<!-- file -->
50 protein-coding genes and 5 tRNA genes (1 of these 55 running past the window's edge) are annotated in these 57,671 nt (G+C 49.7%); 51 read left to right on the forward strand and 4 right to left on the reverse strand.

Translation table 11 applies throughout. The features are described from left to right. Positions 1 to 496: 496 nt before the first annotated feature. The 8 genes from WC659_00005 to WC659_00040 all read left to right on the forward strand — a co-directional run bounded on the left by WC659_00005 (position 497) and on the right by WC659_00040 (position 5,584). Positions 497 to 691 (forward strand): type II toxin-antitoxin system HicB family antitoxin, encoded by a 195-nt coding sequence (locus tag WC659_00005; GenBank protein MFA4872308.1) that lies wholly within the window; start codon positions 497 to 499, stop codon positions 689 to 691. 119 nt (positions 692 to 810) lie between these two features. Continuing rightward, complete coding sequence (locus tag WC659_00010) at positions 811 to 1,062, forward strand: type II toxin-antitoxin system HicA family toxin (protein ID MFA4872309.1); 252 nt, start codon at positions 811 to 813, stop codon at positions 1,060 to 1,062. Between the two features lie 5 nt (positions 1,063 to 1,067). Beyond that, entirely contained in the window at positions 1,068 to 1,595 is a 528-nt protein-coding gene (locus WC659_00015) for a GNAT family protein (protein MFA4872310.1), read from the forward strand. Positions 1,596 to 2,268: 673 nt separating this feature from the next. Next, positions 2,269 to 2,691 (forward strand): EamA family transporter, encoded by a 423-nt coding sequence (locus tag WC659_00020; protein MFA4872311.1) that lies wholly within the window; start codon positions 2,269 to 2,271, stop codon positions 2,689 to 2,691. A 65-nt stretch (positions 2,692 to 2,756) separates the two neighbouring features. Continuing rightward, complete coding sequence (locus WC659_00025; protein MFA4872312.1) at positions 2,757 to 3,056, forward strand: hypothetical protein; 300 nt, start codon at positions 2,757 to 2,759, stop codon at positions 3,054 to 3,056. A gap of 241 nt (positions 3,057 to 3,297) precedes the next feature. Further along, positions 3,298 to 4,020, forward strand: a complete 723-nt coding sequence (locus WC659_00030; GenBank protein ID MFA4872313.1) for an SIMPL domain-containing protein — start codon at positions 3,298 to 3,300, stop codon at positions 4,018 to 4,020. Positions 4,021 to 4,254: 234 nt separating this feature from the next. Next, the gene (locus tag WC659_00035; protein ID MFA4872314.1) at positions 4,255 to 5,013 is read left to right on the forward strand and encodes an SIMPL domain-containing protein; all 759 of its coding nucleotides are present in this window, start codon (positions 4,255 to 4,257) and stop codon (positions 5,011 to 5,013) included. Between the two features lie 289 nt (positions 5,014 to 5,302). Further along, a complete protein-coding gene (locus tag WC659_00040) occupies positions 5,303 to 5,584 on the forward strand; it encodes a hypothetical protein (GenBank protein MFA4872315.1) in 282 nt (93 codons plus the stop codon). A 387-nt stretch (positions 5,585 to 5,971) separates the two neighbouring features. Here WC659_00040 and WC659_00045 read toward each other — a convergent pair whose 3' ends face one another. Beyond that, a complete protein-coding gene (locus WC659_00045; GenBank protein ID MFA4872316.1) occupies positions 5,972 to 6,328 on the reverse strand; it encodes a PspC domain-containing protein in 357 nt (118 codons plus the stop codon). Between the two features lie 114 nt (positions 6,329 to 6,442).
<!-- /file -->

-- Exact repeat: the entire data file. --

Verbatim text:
50 protein-coding genes and 5 tRNA genes (1 of these 55 running past the window's edge) are annotated in these 57,671 nt (G+C 49.7%); 51 read left to right on the forward strand and 4 right to left on the reverse strand.

Translation table 11 applies throughout. The features are described from left to right. Positions 1 to 496: 496 nt before the first annotated feature. The 8 genes from WC659_00005 to WC659_00040 all read left to right on the forward strand — a co-directional run bounded on the left by WC659_00005 (position 497) and on the right by WC659_00040 (position 5,584). Positions 497 to 691 (forward strand): type II toxin-antitoxin system HicB family antitoxin, encoded by a 195-nt coding sequence (locus tag WC659_00005; GenBank protein MFA4872308.1) that lies wholly within the window; start codon positions 497 to 499, stop codon positions 689 to 691. 119 nt (positions 692 to 810) lie between these two features. Continuing rightward, complete coding sequence (locus tag WC659_00010) at positions 811 to 1,062, forward strand: type II toxin-antitoxin system HicA family toxin (protein ID MFA4872309.1); 252 nt, start codon at positions 811 to 813, stop codon at positions 1,060 to 1,062. Between the two features lie 5 nt (positions 1,063 to 1,067). Beyond that, entirely contained in the window at positions 1,068 to 1,595 is a 528-nt protein-coding gene (locus WC659_00015) for a GNAT family protein (protein MFA4872310.1), read from the forward strand. Positions 1,596 to 2,268: 673 nt separating this feature from the next. Next, positions 2,269 to 2,691 (forward strand): EamA family transporter, encoded by a 423-nt coding sequence (locus tag WC659_00020; protein MFA4872311.1) that lies wholly within the window; start codon positions 2,269 to 2,271, stop codon positions 2,689 to 2,691. A 65-nt stretch (positions 2,692 to 2,756) separates the two neighbouring features. Continuing rightward, complete coding sequence (locus WC659_00025; protein MFA4872312.1) at positions 2,757 to 3,056, forward strand: hypothetical protein; 300 nt, start codon at positions 2,757 to 2,759, stop codon at positions 3,054 to 3,056. A gap of 241 nt (positions 3,057 to 3,297) precedes the next feature. Further along, positions 3,298 to 4,020, forward strand: a complete 723-nt coding sequence (locus WC659_00030; GenBank protein ID MFA4872313.1) for an SIMPL domain-containing protein — start codon at positions 3,298 to 3,300, stop codon at positions 4,018 to 4,020. Positions 4,021 to 4,254: 234 nt separating this feature from the next. Next, the gene (locus tag WC659_00035; protein ID MFA4872314.1) at positions 4,255 to 5,013 is read left to right on the forward strand and encodes an SIMPL domain-containing protein; all 759 of its coding nucleotides are present in this window, start codon (positions 4,255 to 4,257) and stop codon (positions 5,011 to 5,013) included. Between the two features lie 289 nt (positions 5,014 to 5,302). Further along, a complete protein-coding gene (locus tag WC659_00040) occupies positions 5,303 to 5,584 on the forward strand; it encodes a hypothetical protein (GenBank protein MFA4872315.1) in 282 nt (93 codons plus the stop codon). A 387-nt stretch (positions 5,585 to 5,971) separates the two neighbouring features. Here WC659_00040 and WC659_00045 read toward each other — a convergent pair whose 3' ends face one another. Beyond that, a complete protein-coding gene (locus WC659_00045; GenBank protein ID MFA4872316.1) occupies positions 5,972 to 6,328 on the reverse strand; it encodes a PspC domain-containing protein in 357 nt (118 codons plus the stop codon). Between the two features lie 114 nt (positions 6,329 to 6,442).